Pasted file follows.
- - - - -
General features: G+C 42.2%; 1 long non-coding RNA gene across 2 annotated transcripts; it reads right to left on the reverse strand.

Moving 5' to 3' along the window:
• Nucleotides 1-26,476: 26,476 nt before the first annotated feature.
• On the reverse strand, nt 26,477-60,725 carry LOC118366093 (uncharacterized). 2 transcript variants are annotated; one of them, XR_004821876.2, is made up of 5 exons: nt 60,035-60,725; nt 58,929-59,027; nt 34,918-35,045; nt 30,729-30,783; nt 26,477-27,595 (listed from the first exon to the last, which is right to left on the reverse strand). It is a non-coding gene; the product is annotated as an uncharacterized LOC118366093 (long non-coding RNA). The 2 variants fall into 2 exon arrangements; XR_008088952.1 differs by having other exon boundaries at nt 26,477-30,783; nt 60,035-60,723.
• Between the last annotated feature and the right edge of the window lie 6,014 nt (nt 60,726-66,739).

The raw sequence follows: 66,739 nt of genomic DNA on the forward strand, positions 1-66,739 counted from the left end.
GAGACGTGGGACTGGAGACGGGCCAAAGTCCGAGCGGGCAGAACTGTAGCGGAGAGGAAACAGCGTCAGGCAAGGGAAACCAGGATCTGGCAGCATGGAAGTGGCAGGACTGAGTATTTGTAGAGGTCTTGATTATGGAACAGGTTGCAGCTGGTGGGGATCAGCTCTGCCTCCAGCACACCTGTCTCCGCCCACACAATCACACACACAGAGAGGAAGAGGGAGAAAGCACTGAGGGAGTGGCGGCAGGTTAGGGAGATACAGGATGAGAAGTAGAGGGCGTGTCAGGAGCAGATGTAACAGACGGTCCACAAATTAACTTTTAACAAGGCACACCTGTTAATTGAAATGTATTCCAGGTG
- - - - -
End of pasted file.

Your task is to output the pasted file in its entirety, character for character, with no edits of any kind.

General features: G+C 42.2%; 1 long non-coding RNA gene across 2 annotated transcripts; it reads right to left on the reverse strand.

Moving 5' to 3' along the window:
• Nucleotides 1-26,476: 26,476 nt before the first annotated feature.
• On the reverse strand, nt 26,477-60,725 carry LOC118366093 (uncharacterized). 2 transcript variants are annotated; one of them, XR_004821876.2, is made up of 5 exons: nt 60,035-60,725; nt 58,929-59,027; nt 34,918-35,045; nt 30,729-30,783; nt 26,477-27,595 (listed from the first exon to the last, which is right to left on the reverse strand). It is a non-coding gene; the product is annotated as an uncharacterized LOC118366093 (long non-coding RNA). The 2 variants fall into 2 exon arrangements; XR_008088952.1 differs by having other exon boundaries at nt 26,477-30,783; nt 60,035-60,723.
• Between the last annotated feature and the right edge of the window lie 6,014 nt (nt 60,726-66,739).

The raw sequence follows: 66,739 nt of genomic DNA on the forward strand, positions 1-66,739 counted from the left end.
GAGACGTGGGACTGGAGACGGGCCAAAGTCCGAGCGGGCAGAACTGTAGCGGAGAGGAAACAGCGTCAGGCAAGGGAAACCAGGATCTGGCAGCATGGAAGTGGCAGGACTGAGTATTTGTAGAGGTCTTGATTATGGAACAGGTTGCAGCTGGTGGGGATCAGCTCTGCCTCCAGCACACCTGTCTCCGCCCACACAATCACACACACAGAGAGGAAGAGGGAGAAAGCACTGAGGGAGTGGCGGCAGGTTAGGGAGATACAGGATGAGAAGTAGAGGGCGTGTCAGGAGCAGATGTAACAGACGGTCCACAAATTAACTTTTAACAAGGCACACCTGTTAATTGAAATGTATTCCAGGTG